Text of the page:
Iceland's central bank held interest rates unchanged on lower-than-expected inflation in August and a slow recovery of domestic demand, but added that is is likely to raise rates in the near future.
The Central Bank of Iceland said earlier interest rate increases in May and June, together with lower inflation, had withdrawn some of the accommodative monetary policy, which has helped support the economic recovery.
But as this spare capacity gradually disappears, the monetary policy slack should also disappear, but the degree of future rate rises would depend on how inflation evolves, the bank said.
"But in the absence of changes in the outlook for inflation and the economic recovery, it is likely that further interest rate increases will be needed in the near future," the central bank said.
Last month the International Monetary Fund (IMF) called for tighter monetary policy in Iceland to tackle inflation. Iceland's central bank targets annual inflation of 2.5 percent.
The bank's benchmark seven-day collateralised lending rate was held at 5.75 percent.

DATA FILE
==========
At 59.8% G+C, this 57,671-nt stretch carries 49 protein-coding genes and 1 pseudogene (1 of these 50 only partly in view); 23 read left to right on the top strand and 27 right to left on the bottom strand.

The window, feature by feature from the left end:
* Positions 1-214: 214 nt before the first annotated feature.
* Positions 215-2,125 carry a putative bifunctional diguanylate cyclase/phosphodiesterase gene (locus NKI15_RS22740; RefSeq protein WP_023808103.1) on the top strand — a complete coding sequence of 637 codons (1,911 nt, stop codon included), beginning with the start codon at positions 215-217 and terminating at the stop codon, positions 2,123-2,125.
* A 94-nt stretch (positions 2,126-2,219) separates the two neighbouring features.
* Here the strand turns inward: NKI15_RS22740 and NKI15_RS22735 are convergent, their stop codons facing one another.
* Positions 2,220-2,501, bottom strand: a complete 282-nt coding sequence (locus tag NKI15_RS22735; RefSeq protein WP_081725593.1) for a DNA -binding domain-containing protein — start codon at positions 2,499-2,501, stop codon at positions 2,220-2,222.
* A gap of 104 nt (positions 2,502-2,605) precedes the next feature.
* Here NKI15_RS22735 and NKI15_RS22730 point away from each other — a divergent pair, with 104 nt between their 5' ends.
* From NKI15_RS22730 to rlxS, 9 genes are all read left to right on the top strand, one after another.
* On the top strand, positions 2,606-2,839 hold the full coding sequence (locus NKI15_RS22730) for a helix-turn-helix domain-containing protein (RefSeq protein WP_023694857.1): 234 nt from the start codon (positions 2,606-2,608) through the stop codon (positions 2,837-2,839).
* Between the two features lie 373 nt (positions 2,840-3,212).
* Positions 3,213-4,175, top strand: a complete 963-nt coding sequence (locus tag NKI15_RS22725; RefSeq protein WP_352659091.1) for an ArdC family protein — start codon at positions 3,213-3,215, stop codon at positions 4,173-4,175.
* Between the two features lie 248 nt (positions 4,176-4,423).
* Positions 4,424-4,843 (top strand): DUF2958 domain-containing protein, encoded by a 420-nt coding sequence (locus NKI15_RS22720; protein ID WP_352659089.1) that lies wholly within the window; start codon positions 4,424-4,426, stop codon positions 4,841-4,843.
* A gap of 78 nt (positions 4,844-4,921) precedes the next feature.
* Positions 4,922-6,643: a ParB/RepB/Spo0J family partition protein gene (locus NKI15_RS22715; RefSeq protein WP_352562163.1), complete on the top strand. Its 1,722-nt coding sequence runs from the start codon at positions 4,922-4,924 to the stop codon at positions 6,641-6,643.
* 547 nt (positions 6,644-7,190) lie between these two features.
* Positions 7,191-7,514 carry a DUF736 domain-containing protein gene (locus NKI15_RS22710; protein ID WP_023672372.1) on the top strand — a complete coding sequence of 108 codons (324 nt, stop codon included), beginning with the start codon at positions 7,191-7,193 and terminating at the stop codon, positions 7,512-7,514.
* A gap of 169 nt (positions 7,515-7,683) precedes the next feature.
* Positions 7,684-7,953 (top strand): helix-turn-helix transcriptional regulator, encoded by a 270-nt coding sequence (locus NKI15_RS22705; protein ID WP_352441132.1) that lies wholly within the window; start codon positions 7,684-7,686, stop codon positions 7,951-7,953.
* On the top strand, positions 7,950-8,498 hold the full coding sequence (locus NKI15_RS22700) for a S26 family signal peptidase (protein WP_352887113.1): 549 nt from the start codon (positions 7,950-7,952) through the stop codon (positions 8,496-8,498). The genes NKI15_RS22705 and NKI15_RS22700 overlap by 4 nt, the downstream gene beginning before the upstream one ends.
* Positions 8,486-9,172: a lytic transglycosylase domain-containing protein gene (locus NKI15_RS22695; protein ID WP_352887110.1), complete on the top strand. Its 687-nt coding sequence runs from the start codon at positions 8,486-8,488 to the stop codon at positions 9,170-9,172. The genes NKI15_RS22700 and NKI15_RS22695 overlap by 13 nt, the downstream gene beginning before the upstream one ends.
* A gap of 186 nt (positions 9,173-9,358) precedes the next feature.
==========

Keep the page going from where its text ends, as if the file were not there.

The annual inflation rate rose to 4.3 percent in September from 4.1 percent in August while the economy contracted by 6.5 percent in the second quarter from the first quarter for an annual growth rate of 0.5 percent.
"Recent economic indicators suggest a slower recovery of domestic demand than was forecast in August. On the other hand, risks stemming from the financial crisis in Europe have abated," the bank said.
Iceland was hit hard by the global financial crises, with its economy shrinking by more than 10 percent in 2009 and 2010. But in 2011 it expanded by 2.6 percent due to strong exports.
The central bank has already raised rates three times this year, for a total increase of 100 basis points.
At their previous meeting in August, the central bank board discussed a 25 basis points increase.